By Jane Voigt
If you listen carefully to Rafael Nadal you’ll know what keeps him on track to win his 10th, and unprecedented, Roland Garros. His health. His good health.
“I’m in the quarterfinals and healthy and playing well,” Nadal told the press, after his routing of Roberto Bautista Agut (No. 17), 6-1, 6-2, 6-2. “Those are only important things for me.”
No matter what reporters asked Nadal today, he meandered back to his good health. And, he seemed grateful for it. Because like every touring pro knows, and as Nadal knows clearly, without his health he’s home fishing. Anywhere but where he would like to be … on court competing.
“Very important for me now to play without injuries,” he began. “We were able to practice as much as we wanted, which [has] made a big difference.”
There’s no doubt in anyone’s mind that Nadal is the player to beat in Paris. He has been that man since he first won in 2005, at his first appearance. Between that year and today, he failed to hoist the trophy 3 times: 2009, 2015, and 2016.
In 2009, Robin Soderling eliminated Nadal in the fourth round. It was the first time Nadal had lost on his beloved red clay in Paris. Many thought that problems with his parents’ separation interfered with his ability to concentrate, which was probably true. However, Soderling had a game that Nadal couldn’t defend against, which was his biggest strategic advantage then.
In 2015, he lost in the quarterfinals to Novak Djokovic. He became the second man to ever beat the Spaniard in Paris. It was a straight-set upset, 7-5, 6-3, 6-1.
“In 2015, there was one player playing better than me,” Nadal said, knowingly and without mentioning Djokovic’s name.
Last year, he withdrew in the third round because his left wrist was injured.
“Last year for me was an opportunity lost,” he said. “I felt that I was playing well.”
This year, which is of utmost importance to Nadal, he has stunned anyone across the net. He hasn’t dropped a set. His spin is vicious. His bending down-the-line forehand is on target. His deft touch at the net has been brilliant, especially for a man they’ve nicknamed El Toro.
“Sometimes you don’t play so well,” Nadal began. “But thing is you accept all the situations and fight for the ball and try to be through to the next round.”
This is the last year Nadal’s uncle and coach, Toni, will travel with his nephew. Nadal’s choice of coach to take over the reins held tightly by Uncle Toni is Carlos Moya. The two have known each other all their lives.
“Carlos is positive for me. He’s a very good friend,” Nadal said. “He has confidence with me and me with him. He knows very well my uncle. The spirit of the team has been positive from the beginning. We change a couple things in the practice, but Carlos is very important help for me.”
Nadal’s parents reconciled, after their separation in 2009. His wrist took 7 months to rehab. Yet, as his scoreline shows over the last eight days, it’s in top-notch shape.
- First round: Defeated Benoit Paire 6-1, 6-4, 6-1
- Second round: Defeated Robin Haase 6-1, 6-4, 6-3
- Third round: Defeated Nikoloz Basilashvili, 6-0, 6-1, 6-0
- Fourth round: Defeated Roberto Bautista Agut, 6-1, 6-2, 6-2
“This year I’m excited to be back here,” Nadal began. “It’s a tournament that is most important event of the year.”
Nadal authenticity and candor endear him to millions. His simplicity, as well, shows just how narrowly he views his matches.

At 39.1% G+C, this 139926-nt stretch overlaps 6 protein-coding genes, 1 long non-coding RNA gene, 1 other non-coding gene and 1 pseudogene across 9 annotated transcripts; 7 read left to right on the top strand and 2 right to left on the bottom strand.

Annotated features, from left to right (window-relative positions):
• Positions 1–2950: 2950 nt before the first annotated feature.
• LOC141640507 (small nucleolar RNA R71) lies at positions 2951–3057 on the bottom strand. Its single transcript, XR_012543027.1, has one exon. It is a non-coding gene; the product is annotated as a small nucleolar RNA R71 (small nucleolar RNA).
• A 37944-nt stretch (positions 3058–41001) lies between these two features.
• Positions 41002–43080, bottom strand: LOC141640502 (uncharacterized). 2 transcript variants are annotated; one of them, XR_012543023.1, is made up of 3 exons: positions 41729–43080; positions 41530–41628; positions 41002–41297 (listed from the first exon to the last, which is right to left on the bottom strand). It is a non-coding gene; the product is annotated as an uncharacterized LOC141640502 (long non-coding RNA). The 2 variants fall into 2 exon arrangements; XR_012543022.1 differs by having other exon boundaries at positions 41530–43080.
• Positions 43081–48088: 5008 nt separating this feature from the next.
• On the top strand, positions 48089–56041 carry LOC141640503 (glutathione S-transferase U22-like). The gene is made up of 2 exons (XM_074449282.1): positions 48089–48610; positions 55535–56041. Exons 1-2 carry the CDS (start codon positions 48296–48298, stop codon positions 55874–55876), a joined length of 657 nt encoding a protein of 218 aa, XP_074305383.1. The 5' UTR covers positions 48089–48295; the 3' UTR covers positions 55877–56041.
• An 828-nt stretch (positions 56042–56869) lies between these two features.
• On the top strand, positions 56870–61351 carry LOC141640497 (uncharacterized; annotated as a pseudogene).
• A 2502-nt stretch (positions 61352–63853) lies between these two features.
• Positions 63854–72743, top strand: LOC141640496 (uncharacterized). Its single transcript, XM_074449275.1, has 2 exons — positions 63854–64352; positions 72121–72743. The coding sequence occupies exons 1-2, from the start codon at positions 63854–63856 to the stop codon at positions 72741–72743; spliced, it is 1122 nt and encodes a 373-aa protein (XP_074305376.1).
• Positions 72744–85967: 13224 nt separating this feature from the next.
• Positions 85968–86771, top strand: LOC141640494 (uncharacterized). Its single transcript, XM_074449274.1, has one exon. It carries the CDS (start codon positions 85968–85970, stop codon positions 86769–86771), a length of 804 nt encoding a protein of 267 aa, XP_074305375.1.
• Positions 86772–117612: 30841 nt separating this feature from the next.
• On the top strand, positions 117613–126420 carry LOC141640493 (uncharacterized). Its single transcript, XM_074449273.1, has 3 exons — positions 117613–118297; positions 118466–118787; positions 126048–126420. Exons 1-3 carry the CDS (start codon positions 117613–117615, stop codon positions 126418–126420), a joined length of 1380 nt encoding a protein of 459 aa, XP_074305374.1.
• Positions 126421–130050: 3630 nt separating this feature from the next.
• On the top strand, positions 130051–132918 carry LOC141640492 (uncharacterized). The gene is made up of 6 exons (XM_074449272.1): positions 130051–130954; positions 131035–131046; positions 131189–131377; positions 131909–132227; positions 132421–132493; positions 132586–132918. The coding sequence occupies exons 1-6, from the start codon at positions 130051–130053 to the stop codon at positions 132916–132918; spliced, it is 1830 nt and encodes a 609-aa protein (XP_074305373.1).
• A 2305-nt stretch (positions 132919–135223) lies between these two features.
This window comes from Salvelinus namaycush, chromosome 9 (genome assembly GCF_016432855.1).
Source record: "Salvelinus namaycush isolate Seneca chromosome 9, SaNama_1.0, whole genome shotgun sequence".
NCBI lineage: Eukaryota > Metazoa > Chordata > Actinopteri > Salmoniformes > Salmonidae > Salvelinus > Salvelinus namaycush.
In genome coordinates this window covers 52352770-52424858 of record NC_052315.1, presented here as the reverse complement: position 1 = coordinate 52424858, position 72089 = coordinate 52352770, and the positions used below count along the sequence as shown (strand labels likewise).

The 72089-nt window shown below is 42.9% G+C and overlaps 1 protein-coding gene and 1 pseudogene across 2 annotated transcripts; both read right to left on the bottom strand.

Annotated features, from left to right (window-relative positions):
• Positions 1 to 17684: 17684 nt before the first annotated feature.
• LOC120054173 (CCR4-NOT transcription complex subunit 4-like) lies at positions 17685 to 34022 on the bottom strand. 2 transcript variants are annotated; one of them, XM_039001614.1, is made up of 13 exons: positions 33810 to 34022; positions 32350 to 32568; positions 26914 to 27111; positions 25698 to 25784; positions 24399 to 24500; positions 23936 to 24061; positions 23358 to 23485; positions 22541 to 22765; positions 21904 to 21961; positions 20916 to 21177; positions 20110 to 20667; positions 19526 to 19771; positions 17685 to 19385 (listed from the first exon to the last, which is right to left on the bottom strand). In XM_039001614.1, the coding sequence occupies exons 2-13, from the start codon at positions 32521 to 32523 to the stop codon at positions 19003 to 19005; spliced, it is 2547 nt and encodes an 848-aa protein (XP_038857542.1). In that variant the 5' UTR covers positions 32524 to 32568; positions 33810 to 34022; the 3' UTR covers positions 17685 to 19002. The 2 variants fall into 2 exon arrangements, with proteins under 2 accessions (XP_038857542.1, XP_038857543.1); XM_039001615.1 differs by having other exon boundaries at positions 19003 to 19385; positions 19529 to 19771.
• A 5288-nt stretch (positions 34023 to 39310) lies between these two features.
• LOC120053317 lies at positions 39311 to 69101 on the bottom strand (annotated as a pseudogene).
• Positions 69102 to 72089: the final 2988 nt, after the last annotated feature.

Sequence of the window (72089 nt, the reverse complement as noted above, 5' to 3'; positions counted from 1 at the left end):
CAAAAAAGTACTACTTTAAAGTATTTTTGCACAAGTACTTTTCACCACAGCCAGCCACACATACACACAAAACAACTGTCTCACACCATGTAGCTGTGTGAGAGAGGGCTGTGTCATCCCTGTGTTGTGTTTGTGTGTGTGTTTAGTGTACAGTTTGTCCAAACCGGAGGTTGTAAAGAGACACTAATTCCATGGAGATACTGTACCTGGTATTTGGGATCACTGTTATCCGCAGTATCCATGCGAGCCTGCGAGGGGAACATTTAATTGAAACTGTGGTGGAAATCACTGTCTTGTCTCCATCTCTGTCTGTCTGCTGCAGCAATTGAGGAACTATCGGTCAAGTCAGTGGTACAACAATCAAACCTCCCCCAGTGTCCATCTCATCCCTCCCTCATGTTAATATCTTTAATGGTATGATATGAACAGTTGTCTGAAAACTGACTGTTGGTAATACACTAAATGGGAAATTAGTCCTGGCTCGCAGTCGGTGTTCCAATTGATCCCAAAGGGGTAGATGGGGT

“Everybody knows what you have to do to be competitive,” he began. “[You] have to work hard. I’m happy the way we’re working. I’m playing with the right tactics. My health is what’s right. The important thing to be successful is the work. If you’re not able to work, you’ll still have chances but less, for sure. For a time in my career, my physical issues have not let me work.”
Nadal advanced to the quarterfinals today for the 11th time, which equals that of only one other player — Roger Federer.
“Now every match will be different,” Nadal said, as if ready for battle. “Have to be ready for the five [setter]. [I have to] play my best to keep having my chances.” Nadal is 99-2 in five-set matches on clay.
Nadal turned 31 yesterday, but lives principles learned at a young age. He loved celebrating in Paris with his family and friends around the tournament site.
“All the people at Roland Garros were very nice. It’s always beautiful to be with them. Then I had some lunch with family in the hotel. Was great, no? Was relaxed and a moment to see football.”
Nadal will face Pablo Carreno-Busta in the quarterfinals Tuesday. The 25-year-old defeated No. 5 seed, Milos Raonic, today, in a four-hour tussle that went the distance and 8-6 in the fifth. The win was Carreno-Busta’s first against a top-ten player. He also defeated an in-form Grigor Dimitrov (No. 11) in straight sets on Friday.
Carreno-Busta will bring almost the same circumstance to the match as did Jelena Ostapenko bring in her victory today against Samantha Stosur. Neither Ostapenko or Carreno-Busta has ever been to a quarterfinal of a major. Both careers are rapidly rising. They have nothing to lose and should swing out, if their nerves don’t cramp their styles.
Ostapenko will face Caroline Wozniacki (No. 11). The Latvian teen has a clean 3-0 record on the Dane, two of them on clay in 2017. Wozniacki, as well, is probably nagged by never having won a Grand Slam even though she ended at number one for two consecutive years.
This is not the same situation for Carreno-Busta.
“Nadal is at his very best,” Roberto Bautista-Agut told the press today. “He plays every point with great intensity and yields nothing. You try to take a few risks and then, of course, you make more mistakes than usual.”
The match will be the Carreno-Busta’s initiation into the real meaning of Roland Garros. A Roland Garros where The King of Clay has regained his form and health, and is not likely to relinquish the chance for a crack at his tenth title without a big fight. That’s just how he rolls on the red clay.